Will the United States Finally Get a National Women’s History Museum? Congress Just Introduced Two Bipartisan Bills to Build One

As Women’s History Month drew to a close last week, Congress introduced bipartisan bills in both the House of Representatives and the Senate to establish a new Smithsonian museum dedicated to women’s history.

“The US needs and deserves a comprehensive women’s history museum that will inspire men and women of all ages and for future generations,” said representative Carolyn Maloney, a democrat from New York, in a statement. “For too long, women who have made extraordinary contributions to our nation have been left out of the telling of our history. We can, and we must, change that.”

The House of Representatives bill, H.R.1980, is sponsored by Maloney with Brian Fitzpatrick, Brenda Lawrence, and Eleanor Holmes Norton. A companion piece of legislation, S.959, was introduced in the Senate by Susan Collins and Dianne Feinstein. Both bills are called the “Smithsonian American Women’s History Museum Act.”

Collins and Maloney previously introduced similar bills during the last session of Congress, after the American Museum of Women’s History Congressional Commission argued that the country needed a new national institution dedicated to women’s history. Neither bill made it to the floor for a vote, although the Smithsonian did create the American Women’s History Initiative in 2018 to showcase the important contributions made by women throughout US history.

Sally Ride uniform. Photo courtesy of the Smithsonian's National Air and Space Museum.

Sally Ride uniform. Photo courtesy of the Smithsonian’s National Air and Space Museum.

The initiative is undoubtedly a step in the right direction, but a full-scale women’s history museum probably won’t open its doors anytime soon.

“What we don’t have the resources for right now is a new building, a physical structure,” Smithsonian spokeswoman Linda St. Thomas told the Washington, DC, radio station WTOP. She said the institute supports the idea, but that approved legislation and funding “might be a ways down the road.”

It took 15 years, for instance, to pass the bill authorizing the National Museum of African American History and Culture. The museum opened an additional 13 years later and cost $540 million to build, half of which was government money. If the new bills for a women’s institution are passed, Congress would then have to approve appropriations funding.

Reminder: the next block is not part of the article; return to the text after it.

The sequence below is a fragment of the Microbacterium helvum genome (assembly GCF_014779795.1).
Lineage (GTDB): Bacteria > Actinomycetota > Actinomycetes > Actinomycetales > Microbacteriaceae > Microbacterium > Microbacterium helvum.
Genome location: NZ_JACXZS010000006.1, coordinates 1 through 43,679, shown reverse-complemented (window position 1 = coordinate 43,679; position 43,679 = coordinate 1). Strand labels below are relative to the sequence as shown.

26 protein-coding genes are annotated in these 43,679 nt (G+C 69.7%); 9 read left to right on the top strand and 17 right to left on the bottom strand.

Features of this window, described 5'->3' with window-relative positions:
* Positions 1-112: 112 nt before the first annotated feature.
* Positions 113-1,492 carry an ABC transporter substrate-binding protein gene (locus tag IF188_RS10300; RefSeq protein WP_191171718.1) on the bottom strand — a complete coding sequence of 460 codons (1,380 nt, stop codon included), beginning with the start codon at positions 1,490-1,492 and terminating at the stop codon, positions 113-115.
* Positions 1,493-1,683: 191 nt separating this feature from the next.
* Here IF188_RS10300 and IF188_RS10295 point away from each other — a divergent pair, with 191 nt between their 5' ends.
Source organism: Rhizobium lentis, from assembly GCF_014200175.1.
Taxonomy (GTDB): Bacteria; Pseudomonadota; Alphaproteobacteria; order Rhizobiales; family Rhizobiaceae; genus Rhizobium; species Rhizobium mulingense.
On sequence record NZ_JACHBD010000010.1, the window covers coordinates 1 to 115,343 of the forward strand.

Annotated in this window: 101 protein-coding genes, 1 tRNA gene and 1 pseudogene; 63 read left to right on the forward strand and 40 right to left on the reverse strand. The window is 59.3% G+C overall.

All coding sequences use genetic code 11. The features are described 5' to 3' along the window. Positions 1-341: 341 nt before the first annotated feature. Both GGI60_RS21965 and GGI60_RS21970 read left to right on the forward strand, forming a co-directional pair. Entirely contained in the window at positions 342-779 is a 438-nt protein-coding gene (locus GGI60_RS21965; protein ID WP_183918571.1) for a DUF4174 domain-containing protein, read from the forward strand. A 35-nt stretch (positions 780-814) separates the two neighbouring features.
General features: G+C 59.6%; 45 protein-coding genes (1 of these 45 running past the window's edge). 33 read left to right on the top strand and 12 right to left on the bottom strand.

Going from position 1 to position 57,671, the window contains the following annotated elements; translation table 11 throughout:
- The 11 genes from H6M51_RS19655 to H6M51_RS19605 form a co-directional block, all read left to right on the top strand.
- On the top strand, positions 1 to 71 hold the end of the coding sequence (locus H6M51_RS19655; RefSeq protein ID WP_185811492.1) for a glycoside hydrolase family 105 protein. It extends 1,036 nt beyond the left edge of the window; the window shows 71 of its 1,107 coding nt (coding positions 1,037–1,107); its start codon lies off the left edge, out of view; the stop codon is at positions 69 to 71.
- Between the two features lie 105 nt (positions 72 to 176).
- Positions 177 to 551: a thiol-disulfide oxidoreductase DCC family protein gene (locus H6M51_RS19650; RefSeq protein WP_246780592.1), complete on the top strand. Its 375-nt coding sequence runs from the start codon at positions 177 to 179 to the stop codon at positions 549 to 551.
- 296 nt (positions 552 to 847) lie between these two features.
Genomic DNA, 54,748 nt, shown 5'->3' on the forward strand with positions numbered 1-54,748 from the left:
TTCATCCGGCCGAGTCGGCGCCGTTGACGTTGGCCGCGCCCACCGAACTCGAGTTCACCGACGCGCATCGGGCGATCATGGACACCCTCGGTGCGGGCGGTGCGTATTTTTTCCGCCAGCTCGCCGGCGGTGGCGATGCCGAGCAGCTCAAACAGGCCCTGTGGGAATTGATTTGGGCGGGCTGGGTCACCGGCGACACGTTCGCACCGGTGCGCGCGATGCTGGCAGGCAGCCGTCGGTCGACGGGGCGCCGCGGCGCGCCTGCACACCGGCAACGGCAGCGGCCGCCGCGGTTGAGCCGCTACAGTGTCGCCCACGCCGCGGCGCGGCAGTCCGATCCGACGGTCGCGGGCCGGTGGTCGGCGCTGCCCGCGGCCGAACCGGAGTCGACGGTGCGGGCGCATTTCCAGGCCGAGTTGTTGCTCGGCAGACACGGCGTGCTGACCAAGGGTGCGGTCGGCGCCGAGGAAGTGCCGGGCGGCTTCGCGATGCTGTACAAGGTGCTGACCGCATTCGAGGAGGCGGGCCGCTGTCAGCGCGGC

Already the push for a women’s museum dates back to at least 1996, when Karen Staser founded the National Women’s History Museum, an American history organization and proposed physical museum. As of now, the institution only offers a virtual museum of US women’s achievements.

Nancy Pelosi donating her gavel to the Smithsonian. Beside her are other objects from the institute's collections representing women's firsts. Photo courtesy of the Smithsonian Institute.

Nancy Pelosi donating her gavel to the Smithsonian. Beside her are other objects from the institute’s collections representing women’s firsts. Photo courtesy of the Smithsonian Institute.

But despite the long journey ahead, there is undeniable bipartisan support for a woman’s branch of the Smithsonian. No fewer than 257 cosponsors eventually came on board for Maloney’s 2017 bill. Should the new version pass it would select a location for the museum, determine a budget of federally appropriated and privately raised funds, hire a director for the fledgling institution, and establish an advisory council to help plan for the museum’s construction, operations, and programming.

“American women have made invaluable contributions to our country in every field, such as government, business, medicine, law, literature, sports, entertainment, the arts, and the military. Telling the history of American women matters, and a museum recognizing these achievements and experiences is long overdue,” said Collins in a statement. “A museum dedicated to women’s history would help ensure that future generations understand what we owe to those American women who have helped build, sustain, and advance our society.”

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